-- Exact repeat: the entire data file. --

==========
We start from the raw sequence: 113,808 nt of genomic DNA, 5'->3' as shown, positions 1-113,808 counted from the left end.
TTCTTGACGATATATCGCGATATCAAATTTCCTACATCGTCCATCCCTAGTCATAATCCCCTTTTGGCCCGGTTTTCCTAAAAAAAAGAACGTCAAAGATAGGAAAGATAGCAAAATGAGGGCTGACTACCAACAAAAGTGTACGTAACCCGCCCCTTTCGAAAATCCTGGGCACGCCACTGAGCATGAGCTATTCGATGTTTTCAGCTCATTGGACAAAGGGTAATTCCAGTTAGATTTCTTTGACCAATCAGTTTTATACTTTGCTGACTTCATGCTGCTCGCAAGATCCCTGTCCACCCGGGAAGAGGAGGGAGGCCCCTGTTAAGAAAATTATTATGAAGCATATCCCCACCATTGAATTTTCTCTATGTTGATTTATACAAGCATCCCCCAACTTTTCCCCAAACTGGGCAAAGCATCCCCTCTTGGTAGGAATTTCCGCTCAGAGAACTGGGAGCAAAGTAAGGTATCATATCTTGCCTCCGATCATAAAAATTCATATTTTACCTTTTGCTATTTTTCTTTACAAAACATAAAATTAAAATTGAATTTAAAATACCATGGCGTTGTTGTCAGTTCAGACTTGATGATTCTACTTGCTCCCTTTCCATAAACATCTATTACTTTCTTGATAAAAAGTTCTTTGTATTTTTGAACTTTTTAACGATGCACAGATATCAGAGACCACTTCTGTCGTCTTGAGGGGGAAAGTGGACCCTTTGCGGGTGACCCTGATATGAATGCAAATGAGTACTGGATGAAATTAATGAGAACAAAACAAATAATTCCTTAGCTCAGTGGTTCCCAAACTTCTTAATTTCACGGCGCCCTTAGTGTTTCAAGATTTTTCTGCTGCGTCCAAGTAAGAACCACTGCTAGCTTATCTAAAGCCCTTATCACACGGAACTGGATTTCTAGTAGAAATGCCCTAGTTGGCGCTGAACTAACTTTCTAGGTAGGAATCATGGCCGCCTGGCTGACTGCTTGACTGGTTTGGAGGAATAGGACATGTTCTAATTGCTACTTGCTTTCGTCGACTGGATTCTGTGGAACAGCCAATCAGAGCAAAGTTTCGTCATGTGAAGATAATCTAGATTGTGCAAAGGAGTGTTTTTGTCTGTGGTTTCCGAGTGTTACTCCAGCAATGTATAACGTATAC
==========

We start from the raw sequence: 113,808 nt of genomic DNA, 5'->3' as shown, positions 1-113,808 counted from the left end.
TTCTTGACGATATATCGCGATATCAAATTTCCTACATCGTCCATCCCTAGTCATAATCCCCTTTTGGCCCGGTTTTCCTAAAAAAAAGAACGTCAAAGATAGGAAAGATAGCAAAATGAGGGCTGACTACCAACAAAAGTGTACGTAACCCGCCCCTTTCGAAAATCCTGGGCACGCCACTGAGCATGAGCTATTCGATGTTTTCAGCTCATTGGACAAAGGGTAATTCCAGTTAGATTTCTTTGACCAATCAGTTTTATACTTTGCTGACTTCATGCTGCTCGCAAGATCCCTGTCCACCCGGGAAGAGGAGGGAGGCCCCTGTTAAGAAAATTATTATGAAGCATATCCCCACCATTGAATTTTCTCTATGTTGATTTATACAAGCATCCCCCAACTTTTCCCCAAACTGGGCAAAGCATCCCCTCTTGGTAGGAATTTCCGCTCAGAGAACTGGGAGCAAAGTAAGGTATCATATCTTGCCTCCGATCATAAAAATTCATATTTTACCTTTTGCTATTTTTCTTTACAAAACATAAAATTAAAATTGAATTTAAAATACCATGGCGTTGTTGTCAGTTCAGACTTGATGATTCTACTTGCTCCCTTTCCATAAACATCTATTACTTTCTTGATAAAAAGTTCTTTGTATTTTTGAACTTTTTAACGATGCACAGATATCAGAGACCACTTCTGTCGTCTTGAGGGGGAAAGTGGACCCTTTGCGGGTGACCCTGATATGAATGCAAATGAGTACTGGATGAAATTAATGAGAACAAAACAAATAATTCCTTAGCTCAGTGGTTCCCAAACTTCTTAATTTCACGGCGCCCTTAGTGTTTCAAGATTTTTCTGCTGCGTCCAAGTAAGAACCACTGCTAGCTTATCTAAAGCCCTTATCACACGGAACTGGATTTCTAGTAGAAATGCCCTAGTTGGCGCTGAACTAACTTTCTAGGTAGGAATCATGGCCGCCTGGCTGACTGCTTGACTGGTTTGGAGGAATAGGACATGTTCTAATTGCTACTTGCTTTCGTCGACTGGATTCTGTGGAACAGCCAATCAGAGCAAAGTTTCGTCATGTGAAGATAATCTAGATTGTGCAAAGGAGTGTTTTTGTCTGTGGTTTCCGAGTGTTACTCCAGCAATGTATAACGTATAC